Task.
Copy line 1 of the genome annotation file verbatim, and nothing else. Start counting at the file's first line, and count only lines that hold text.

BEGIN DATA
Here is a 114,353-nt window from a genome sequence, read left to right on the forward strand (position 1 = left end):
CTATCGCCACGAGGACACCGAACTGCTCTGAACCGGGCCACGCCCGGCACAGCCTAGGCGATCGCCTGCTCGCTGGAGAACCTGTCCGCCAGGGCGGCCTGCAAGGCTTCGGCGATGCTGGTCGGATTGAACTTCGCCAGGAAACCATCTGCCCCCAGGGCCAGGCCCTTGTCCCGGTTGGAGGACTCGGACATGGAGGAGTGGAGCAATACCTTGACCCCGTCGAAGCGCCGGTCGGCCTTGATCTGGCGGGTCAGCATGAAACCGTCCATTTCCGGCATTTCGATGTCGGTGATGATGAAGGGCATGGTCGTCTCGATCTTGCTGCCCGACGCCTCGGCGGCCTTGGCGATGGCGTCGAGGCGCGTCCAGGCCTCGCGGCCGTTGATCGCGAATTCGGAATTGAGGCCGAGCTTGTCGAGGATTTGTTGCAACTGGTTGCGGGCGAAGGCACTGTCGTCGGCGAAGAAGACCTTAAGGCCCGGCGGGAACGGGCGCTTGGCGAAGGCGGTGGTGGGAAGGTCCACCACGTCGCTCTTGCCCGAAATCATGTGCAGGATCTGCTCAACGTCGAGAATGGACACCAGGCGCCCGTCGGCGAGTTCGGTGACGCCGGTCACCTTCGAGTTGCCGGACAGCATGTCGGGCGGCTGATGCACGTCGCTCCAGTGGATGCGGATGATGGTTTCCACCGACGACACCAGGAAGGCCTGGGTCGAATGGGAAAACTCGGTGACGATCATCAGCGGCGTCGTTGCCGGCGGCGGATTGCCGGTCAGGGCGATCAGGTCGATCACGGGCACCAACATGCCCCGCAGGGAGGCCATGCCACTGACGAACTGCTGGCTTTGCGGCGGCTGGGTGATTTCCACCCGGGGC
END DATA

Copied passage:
Here is a 114,353-nt window from a genome sequence, read left to right on the forward strand (position 1 = left end):